# Osmosis hypothesis?

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#1
I got my stimulus and it says that:
Jen adds her carrots to water and John adds his to a salt solution, and it later changes in mass.

What actually happens? I'm confused. Which goes higher in mass and which goes lower in mass and why?!? I understand if its a sugar solution but is a salt solution the same thing?

0
5 years ago
#2
Nice question!

You're absolutely correct its about osmosis. So which will gain mass and which will lose mass, and why? I'll hopefully try my best to answer that.

Scenario 1:
1. Puts carrot into water
Scenario 2:
1. Puts carrots in salt solution

This is all about water potential/osmosis, and the definition of osmosis is the net movement of water molecules from a region of high water potential to a region of lower water potential down a water potential gradient until dynamic equilibrium is reached.

The water potentials relative to each other is as follows:
Highest: Water
Middle: Carrot
Lowest: Salt

This means that for scenario 1 - water moves from the surrounding water solution into the carrot, hence the carrot will increase in mass due to the water moving in (the carrot is hypertonic relative to the solution).
For scenario 2 water moves from the carrot into the surrounding solution, hence the carrot will lose mass as it loses water (the carrot is hypotonic relative to the solution).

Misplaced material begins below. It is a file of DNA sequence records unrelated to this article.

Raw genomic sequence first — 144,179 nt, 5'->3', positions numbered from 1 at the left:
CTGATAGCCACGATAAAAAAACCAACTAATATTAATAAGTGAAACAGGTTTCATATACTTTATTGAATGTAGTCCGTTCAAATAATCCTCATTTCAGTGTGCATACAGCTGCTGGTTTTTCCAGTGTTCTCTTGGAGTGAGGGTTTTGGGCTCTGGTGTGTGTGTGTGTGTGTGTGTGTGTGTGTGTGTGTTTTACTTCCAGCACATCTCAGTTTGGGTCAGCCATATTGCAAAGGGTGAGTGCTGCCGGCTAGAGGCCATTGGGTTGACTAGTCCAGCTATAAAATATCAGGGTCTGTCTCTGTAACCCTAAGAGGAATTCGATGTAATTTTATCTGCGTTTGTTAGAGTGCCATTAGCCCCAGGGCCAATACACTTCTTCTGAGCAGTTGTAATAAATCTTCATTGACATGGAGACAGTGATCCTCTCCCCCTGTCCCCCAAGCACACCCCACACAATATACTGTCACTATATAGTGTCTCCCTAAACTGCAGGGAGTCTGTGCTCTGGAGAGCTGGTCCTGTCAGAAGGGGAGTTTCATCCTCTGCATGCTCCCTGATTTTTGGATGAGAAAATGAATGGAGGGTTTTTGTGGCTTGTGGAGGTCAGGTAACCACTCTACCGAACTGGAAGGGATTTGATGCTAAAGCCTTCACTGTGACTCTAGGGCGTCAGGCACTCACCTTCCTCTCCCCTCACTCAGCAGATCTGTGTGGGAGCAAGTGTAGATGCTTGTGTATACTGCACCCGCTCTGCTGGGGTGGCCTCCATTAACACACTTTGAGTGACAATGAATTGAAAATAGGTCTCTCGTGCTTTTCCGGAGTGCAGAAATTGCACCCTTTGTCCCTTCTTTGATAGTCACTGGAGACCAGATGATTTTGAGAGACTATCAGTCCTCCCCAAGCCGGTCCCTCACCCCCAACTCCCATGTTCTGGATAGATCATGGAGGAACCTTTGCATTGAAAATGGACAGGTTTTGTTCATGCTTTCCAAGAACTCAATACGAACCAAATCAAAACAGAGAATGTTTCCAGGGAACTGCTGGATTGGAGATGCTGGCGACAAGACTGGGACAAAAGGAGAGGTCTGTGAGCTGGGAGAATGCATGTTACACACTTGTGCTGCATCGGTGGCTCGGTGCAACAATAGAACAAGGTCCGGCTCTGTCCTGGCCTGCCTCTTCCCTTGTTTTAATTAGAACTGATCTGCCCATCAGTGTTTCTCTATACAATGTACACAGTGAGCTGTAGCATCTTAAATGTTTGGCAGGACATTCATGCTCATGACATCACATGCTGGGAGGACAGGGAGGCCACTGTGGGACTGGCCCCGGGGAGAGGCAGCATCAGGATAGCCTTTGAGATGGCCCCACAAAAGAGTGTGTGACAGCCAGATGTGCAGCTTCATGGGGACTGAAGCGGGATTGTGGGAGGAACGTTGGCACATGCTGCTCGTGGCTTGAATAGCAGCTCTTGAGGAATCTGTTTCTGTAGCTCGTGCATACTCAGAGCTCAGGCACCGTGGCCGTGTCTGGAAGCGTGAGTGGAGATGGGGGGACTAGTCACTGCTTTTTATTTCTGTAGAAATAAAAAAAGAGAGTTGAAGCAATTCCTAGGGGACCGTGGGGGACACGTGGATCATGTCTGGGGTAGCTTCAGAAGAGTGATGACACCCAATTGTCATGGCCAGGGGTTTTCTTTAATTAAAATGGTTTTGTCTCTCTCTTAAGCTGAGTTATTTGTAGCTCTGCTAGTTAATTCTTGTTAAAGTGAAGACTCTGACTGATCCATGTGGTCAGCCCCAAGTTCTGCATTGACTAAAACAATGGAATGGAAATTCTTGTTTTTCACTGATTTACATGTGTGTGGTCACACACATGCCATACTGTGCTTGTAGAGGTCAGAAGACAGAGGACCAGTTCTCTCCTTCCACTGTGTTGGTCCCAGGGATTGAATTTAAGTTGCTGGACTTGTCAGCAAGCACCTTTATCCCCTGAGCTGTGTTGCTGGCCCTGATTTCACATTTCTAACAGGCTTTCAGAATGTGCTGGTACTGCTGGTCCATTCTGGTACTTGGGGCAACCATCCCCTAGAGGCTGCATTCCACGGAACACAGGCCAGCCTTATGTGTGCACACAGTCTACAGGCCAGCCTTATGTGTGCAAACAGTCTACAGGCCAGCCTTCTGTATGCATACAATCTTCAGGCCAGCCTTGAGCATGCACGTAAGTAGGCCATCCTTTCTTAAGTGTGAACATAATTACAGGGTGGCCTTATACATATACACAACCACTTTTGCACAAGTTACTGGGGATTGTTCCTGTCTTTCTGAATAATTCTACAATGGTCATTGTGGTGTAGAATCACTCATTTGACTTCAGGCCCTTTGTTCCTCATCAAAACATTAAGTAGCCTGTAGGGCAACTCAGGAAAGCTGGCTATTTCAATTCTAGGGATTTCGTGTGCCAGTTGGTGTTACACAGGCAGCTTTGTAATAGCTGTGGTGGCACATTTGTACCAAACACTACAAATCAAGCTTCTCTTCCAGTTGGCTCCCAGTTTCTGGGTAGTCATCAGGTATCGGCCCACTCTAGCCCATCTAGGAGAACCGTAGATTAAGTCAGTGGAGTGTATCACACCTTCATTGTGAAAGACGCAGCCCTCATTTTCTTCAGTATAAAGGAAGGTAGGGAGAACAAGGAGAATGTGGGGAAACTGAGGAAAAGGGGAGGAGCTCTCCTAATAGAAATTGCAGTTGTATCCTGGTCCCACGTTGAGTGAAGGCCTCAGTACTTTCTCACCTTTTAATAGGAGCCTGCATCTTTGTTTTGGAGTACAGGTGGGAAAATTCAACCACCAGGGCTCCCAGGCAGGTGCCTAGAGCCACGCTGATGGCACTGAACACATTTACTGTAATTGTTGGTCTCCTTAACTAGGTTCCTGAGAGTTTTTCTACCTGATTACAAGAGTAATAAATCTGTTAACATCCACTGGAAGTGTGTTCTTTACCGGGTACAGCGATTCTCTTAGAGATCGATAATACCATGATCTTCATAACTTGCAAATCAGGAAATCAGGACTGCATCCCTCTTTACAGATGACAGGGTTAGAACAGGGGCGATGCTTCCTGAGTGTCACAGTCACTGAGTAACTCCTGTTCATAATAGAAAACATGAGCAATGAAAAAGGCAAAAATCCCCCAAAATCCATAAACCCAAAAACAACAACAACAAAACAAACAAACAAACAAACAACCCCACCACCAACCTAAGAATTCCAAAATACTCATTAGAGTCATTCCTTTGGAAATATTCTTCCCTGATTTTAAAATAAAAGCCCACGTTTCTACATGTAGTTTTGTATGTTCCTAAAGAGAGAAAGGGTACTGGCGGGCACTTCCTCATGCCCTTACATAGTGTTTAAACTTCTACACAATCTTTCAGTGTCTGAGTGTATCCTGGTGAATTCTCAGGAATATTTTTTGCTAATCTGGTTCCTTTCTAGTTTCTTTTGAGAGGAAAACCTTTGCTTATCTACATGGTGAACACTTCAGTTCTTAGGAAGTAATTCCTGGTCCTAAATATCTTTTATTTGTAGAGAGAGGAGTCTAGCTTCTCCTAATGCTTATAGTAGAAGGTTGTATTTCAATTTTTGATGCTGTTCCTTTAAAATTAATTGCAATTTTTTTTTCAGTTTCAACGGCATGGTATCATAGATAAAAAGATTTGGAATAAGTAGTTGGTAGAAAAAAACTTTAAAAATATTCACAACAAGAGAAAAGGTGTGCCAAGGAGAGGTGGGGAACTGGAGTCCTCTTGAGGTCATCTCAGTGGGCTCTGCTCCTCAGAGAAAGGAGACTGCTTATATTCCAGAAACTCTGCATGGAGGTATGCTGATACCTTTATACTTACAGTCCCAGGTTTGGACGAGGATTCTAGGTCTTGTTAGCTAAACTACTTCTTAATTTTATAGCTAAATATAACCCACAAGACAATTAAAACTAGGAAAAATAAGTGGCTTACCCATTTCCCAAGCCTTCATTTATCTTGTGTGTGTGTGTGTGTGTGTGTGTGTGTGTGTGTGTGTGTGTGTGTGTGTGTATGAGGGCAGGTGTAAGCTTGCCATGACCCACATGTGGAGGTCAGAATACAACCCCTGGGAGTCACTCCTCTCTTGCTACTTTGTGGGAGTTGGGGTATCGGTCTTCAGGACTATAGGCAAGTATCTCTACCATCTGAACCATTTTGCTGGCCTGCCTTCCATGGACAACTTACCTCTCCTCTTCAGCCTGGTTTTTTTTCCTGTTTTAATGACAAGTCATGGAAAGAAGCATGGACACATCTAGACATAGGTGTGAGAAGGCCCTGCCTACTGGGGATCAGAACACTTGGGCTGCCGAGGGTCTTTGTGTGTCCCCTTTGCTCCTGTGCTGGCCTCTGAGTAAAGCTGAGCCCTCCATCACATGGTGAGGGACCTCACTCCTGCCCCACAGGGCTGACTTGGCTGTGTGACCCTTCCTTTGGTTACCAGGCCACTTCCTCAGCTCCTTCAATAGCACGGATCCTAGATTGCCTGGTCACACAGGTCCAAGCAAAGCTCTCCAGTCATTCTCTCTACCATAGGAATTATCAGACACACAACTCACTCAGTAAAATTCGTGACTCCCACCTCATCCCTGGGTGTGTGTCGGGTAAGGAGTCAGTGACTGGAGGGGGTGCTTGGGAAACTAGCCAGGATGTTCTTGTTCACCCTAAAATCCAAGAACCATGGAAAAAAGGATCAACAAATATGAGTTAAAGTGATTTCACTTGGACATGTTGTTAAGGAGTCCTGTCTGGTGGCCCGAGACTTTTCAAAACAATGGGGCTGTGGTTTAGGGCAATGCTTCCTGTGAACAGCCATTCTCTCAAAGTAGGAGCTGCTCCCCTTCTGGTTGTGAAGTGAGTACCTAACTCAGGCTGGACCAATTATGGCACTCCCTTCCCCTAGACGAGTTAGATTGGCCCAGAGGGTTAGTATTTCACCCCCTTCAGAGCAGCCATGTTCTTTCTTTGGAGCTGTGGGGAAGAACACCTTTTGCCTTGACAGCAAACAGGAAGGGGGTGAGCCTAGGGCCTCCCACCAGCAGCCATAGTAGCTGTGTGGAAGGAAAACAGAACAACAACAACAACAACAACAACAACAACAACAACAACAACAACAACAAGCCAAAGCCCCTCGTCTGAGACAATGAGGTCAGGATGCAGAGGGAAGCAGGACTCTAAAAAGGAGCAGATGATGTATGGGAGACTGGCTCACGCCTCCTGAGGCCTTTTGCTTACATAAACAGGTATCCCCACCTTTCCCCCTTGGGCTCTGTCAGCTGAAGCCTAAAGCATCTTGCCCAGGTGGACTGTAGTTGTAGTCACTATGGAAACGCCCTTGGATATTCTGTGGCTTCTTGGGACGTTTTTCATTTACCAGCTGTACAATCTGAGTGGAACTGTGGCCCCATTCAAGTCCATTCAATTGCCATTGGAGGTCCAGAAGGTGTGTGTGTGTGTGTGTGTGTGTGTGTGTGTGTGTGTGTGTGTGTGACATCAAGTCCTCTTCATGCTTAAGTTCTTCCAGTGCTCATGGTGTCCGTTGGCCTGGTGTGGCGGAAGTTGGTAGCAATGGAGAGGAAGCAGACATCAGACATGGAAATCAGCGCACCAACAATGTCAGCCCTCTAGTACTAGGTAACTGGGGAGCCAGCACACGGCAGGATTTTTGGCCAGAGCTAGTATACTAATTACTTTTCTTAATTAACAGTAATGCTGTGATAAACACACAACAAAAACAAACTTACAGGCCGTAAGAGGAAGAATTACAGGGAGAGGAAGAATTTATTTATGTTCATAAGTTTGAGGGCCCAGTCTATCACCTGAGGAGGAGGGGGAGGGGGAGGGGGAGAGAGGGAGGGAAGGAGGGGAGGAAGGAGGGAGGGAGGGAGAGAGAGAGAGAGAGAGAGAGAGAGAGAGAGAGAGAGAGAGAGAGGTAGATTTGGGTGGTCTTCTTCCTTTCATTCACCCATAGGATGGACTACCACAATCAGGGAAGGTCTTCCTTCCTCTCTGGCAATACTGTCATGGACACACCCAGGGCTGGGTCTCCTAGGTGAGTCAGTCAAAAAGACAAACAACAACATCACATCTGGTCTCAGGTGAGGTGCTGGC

Salt and sugar the same thing? As a solute - absolutely! Having salt in a solution will decrease its water potential, and so the surrounding solution will create a water potential gradient favouring the net movement of water out of the carrot into the salt solution until it all nicely balances up. Although, to balance it up, the carrot will need to lose quite a lot of water, and so it will become lighter as a result.

Hope I've helped a tiny bit! Note that I'm an A level student myself, so take what I write with a pinch of salt! (or if you like, sugar is fine too!)

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#3
(Original post by Spectral)
Nice question!

You're absolutely correct its about osmosis. So which will gain mass and which will lose mass, and why? I'll hopefully try my best to answer that.

Scenario 1:
1. Puts carrot into water
Scenario 2:
1. Puts carrots in salt solution

This is all about water potential/osmosis, and the definition of osmosis is the net movement of water molecules from a region of high water potential to a region of lower water potential down a water potential gradient until dynamic equilibrium is reached.

The water potentials relative to each other is as follows:
Highest: Water
Middle: Carrot
Lowest: Salt

This means that for scenario 1 - water moves from the surrounding water solution into the carrot, hence the carrot will increase in mass due to the water moving in (the carrot is hypertonic relative to the solution).
For scenario 2 water moves from the carrot into the surrounding solution, hence the carrot will lose mass as it loses water (the carrot is hypotonic relative to the solution).

Salt and sugar the same thing? As a solute - absolutely! Having salt in a solution will decrease its water potential, and so the surrounding solution will create a water potential gradient favouring the net movement of water out of the carrot into the salt solution until it all nicely balances up. Although, to balance it up, the carrot will need to lose quite a lot of water, and so it will become lighter as a result.

Hope I've helped a tiny bit! Note that I'm an A level student myself, so take what I write with a pinch of salt! (or if you like, sugar is fine too!)

Thank you so much! It was really thorough and was easy to understand
I just have one question; when the water is going out of the carrot it needs to become isotonic right?
0
5 years ago
#4
Another great question!